We are also beginning work together to ensure adequate recognition and benefits for Indigenous Veterans. First Nations Veterans in Canada have had a long history of service with the Canadian Forces in many instances enlisting in incredible numbers. AFN fully supports the efforts of First Nations Veterans in obtaining and receiving the benefits and entitlements as a result of their service. We look forward to learning more from our US counterparts and to further engage to better understand common challenges. At our last winter Assembly, AFN Chiefs called for an International Indigenous Border Security Summit to take place in Akwesasne in May 2013. Under the leadership of Grand Chief Mike Mitchell of the Mohawk Council of Akwesasne, we look forward to working with NCAI to bring together Indigenous leaders and governments and to ensure that our inherent and Treaty rights to travel and trade freely on Turtle Island are affirmed. The summit will be an excellent opportunity to assert that the border that was imposed on us must no longer restrain our communities, separate our nations, and impede our economies. These are just some of the important first steps in the transformation that I’m sure we can all agree is essential to achieving a better quality of life for all Indigenous peoples in North America. Essential for indigenous rights and survival; Essential to create a path of mutual respect and cooperation, as opposed to perpetual conflict; And, essential to generate mutually beneficial outcomes – building indigenous economies and playing an increasingly important role in the broader Canadian and North America economies. Earlier this year, the federal government in Canada announced the streamlining of the environmental review process, which has created great concern and opposition for many First Nations in our country. For example there is an increasing opposition to the proposed Northern Gateway Pipeline, which would supply Canadian oil from Alberta.
If this pipeline is built, there are two potential dangers. An oil spill on land could destroy some of British Columbia’s most pristine wilderness. An oil spill along the coast would have much more disastrous results. Our rights have never been properly addressed in these existing processes. We must see a clear and explicit commitment for our rights and interests to be addressed, as required by the federal constitutional duty in Canada. First Nations will stand firm in our rights and our responsibilities to protect the sustainability of our lands and resources. Just as governments and companies have learned well the importance of protocol in breaking open lucrative foreign markets ... so too MUST relationship- building create the path forward in protecting the environment and unleashing economic potential throughout North America. Our economic visions are not dissimilar – sustainable, healthy communities and families are central to our overall success. At the same time, our Indigenous values, our traditional knowledge, and our connection to our lands and waters is – and will always be – an unshakeable bond. The United Nations Declaration on the Rights of Indigenous Peoples calls on states to work in mutual partnership and respect with Indigenous peoples and sets out the standard of free, prior and informed consent. Article 32 of the Declaration also states, “Indigenous peoples have the right to determine and develop priorities and strategies for the development or use of their lands or territories and other resources”. International experts assert that Indigenous Peoples enjoy Permanent Sovereignty of Natural Resources. The UNDRIP is our guide. We must use it together. In closing, let me summarize that the economic imperative is clear – we all have much at stake – our Nations and our countries. We know what we are capable of doing. It was trade among our Peoples that built Cahokia 800 years ago. Now is the time to rebuild the spirit of Cahokia for the 21st century.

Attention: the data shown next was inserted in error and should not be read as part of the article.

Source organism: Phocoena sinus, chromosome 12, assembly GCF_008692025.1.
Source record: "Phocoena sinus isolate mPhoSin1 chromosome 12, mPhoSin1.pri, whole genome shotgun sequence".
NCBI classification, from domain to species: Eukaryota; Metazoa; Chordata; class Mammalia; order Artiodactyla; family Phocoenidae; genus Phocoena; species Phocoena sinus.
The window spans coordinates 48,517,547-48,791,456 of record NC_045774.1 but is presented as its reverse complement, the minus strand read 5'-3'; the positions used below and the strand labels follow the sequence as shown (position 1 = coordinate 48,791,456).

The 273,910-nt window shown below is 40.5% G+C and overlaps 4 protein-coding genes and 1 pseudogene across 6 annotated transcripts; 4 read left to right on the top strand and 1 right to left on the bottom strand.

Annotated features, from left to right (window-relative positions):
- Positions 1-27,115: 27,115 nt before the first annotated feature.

First Nations and Indian Tribes will become increasingly important economic agents. We will unleash our own potential and support sustainable opportunities in North America’s critical resource sector, labour force, and economy. And we can capitalize on the opportunity to do this together, for we are truly stronger together. Unique in our cultures, traditions and ceremony, but similar in our resilience and our plans for success for our peoples. Whether through trade, agriculture, mining, fishing, forestry, energy, or emerging technologies – our Nations and our rights are a reality and they present unlimited opportunities. Our rights and our sovereignty will allow us to use our resources to build our economies. From Alberta to Arizona, from Ontario to Oklahoma, Indigenous Peoples will be the agents of change. For the sake of the land, and the sake of our children, we can and must create a new age of prosperity for all. Make no mistake – this is a moment of reckoning – a moment of rare opportunity for Indigenous peoples in North America to stand up for our peoples and Indigenous peoples globally. We have a responsibility to one another – as brothers and sisters here in North America – and to those far more worse off than us in other communities around the globe. We must stand together – grounded on our rights and sovereignty for this generation and the next. Let our voices, our successes be a beacon for Indigenous peoples internationally. And let us showcase our strength – together – for this generation and the next. Kleco, kleco.